Civilian cerebral gunshot wounds: a South African experience.
Kong V., Odendaal J., Sartorius B., Clarke D., Brysiewicz P., Jerome E., Bruce J., Laing G.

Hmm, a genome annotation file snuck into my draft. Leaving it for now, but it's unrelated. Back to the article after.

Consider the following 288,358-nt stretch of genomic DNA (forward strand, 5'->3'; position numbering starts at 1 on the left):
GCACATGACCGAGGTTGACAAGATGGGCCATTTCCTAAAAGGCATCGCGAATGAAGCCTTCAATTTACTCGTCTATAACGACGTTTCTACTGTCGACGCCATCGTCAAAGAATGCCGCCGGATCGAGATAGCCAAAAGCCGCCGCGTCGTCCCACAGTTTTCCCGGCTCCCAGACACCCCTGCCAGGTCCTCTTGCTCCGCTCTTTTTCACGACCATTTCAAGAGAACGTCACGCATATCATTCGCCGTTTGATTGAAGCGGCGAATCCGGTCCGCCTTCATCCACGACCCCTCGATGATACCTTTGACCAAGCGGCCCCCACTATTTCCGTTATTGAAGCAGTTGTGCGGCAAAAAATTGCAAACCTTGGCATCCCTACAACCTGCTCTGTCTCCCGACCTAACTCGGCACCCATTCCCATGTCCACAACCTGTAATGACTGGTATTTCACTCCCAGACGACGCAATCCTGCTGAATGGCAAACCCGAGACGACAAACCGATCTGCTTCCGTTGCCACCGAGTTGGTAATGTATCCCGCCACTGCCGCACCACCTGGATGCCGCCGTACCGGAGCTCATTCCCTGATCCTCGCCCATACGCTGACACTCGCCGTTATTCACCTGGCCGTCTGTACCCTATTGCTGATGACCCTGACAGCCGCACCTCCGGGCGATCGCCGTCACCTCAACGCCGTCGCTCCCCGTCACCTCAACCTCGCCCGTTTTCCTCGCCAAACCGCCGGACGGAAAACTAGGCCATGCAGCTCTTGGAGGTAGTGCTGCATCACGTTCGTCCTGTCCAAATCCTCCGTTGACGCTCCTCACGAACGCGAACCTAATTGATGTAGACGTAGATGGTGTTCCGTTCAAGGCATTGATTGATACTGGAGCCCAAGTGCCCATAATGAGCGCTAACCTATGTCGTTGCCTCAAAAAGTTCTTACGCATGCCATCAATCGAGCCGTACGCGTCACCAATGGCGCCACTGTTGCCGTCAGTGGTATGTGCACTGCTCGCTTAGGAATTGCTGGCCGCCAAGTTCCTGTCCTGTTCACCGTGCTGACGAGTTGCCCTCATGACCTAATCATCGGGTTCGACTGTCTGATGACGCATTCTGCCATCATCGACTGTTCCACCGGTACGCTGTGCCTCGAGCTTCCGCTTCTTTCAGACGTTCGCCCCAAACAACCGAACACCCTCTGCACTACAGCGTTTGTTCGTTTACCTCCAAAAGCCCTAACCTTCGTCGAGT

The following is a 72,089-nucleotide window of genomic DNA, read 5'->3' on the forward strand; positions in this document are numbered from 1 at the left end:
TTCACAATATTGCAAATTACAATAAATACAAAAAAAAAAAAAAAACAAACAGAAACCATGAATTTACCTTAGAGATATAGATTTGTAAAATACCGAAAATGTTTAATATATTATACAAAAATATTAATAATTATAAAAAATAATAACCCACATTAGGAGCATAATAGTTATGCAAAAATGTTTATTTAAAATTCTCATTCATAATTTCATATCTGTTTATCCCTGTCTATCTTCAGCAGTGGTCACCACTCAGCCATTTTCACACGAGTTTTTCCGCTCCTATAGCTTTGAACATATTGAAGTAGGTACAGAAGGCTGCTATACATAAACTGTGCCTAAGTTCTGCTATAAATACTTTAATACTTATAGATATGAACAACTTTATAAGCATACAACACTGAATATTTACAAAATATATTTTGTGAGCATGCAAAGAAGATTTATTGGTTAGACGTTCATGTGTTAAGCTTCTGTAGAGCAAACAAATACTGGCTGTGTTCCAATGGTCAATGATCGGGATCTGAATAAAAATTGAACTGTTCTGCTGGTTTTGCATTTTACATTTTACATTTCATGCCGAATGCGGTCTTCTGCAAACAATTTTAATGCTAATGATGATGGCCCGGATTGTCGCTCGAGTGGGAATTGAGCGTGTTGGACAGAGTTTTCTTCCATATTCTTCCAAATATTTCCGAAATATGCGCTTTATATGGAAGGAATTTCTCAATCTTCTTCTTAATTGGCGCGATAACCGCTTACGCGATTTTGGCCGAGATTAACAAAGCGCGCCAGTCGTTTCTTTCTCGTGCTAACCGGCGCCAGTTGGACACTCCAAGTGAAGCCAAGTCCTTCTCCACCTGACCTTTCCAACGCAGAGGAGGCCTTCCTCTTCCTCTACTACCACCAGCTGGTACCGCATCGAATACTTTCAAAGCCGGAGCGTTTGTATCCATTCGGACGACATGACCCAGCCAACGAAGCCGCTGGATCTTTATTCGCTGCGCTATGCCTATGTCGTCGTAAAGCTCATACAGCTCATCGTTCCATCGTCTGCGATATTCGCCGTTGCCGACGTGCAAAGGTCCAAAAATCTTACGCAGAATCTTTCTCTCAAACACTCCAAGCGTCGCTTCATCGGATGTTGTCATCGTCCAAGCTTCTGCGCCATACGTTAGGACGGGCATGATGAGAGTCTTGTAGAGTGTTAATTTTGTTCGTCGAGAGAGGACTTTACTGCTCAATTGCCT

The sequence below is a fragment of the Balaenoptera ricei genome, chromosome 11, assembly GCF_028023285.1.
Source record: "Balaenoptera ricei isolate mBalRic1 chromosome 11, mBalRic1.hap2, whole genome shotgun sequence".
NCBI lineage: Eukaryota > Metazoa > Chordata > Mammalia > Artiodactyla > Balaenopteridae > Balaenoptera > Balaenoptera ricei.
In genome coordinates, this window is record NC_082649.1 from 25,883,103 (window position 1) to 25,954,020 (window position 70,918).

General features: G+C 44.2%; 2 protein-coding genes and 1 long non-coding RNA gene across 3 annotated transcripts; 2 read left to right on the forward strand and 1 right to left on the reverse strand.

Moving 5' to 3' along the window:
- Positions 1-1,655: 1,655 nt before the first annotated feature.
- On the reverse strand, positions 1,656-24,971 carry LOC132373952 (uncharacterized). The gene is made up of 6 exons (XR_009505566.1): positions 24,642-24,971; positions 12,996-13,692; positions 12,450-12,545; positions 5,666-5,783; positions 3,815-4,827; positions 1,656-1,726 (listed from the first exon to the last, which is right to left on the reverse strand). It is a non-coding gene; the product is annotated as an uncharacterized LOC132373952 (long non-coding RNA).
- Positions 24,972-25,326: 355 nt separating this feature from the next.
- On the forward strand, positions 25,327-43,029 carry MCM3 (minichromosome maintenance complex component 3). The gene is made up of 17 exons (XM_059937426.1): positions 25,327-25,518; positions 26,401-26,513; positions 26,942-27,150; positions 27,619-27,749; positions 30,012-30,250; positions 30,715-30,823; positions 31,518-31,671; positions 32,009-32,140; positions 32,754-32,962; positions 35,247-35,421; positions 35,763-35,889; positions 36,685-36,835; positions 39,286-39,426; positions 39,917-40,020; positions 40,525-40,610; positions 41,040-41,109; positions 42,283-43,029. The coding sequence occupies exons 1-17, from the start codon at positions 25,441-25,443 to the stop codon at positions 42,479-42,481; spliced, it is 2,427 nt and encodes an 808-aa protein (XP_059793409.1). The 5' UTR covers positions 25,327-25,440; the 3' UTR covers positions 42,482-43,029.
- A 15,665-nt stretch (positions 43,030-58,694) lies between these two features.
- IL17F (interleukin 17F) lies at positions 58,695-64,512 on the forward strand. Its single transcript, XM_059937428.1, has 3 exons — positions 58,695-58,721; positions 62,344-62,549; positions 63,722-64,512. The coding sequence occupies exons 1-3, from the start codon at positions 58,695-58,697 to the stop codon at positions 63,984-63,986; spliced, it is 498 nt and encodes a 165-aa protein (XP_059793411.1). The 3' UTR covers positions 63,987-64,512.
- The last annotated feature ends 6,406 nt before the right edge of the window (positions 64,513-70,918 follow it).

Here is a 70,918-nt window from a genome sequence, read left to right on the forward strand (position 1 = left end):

BackgroundCerebral gunshot wounds represent one of the most lethal forms of traumatic brain injury, but there is a paucity of literature on the topic, especially from the developing world. We reviewed our experience and describe the spectrum and outcome of civilian cerebral gunshot wounds in a major metropolitan trauma centre in South Africa.MethodsThis was a retrospective study of all patients with isolated cerebral gunshot wounds managed by the Pietermaritzburg Metropolitan Trauma Service over a 5-year period from 2010 to 2014.ResultsOne hundred and two patients were included, 92% (94/102) were male and the mean age was 29 years. Fifty-four per cent (55/102) of all patients were from urban areas. The mean time from injury to arrival was 6 h (standard deviation: 5) for urban patients and 15 h (standard deviation: 5.2) for rural patients (P ConclusionsCerebral gunshot wounds are associated with significant mortality and protracted delay to definitive care is common in our setting. Those who survive the delayed transfer to definitive care generally do well and have reasonably good clinical outcomes.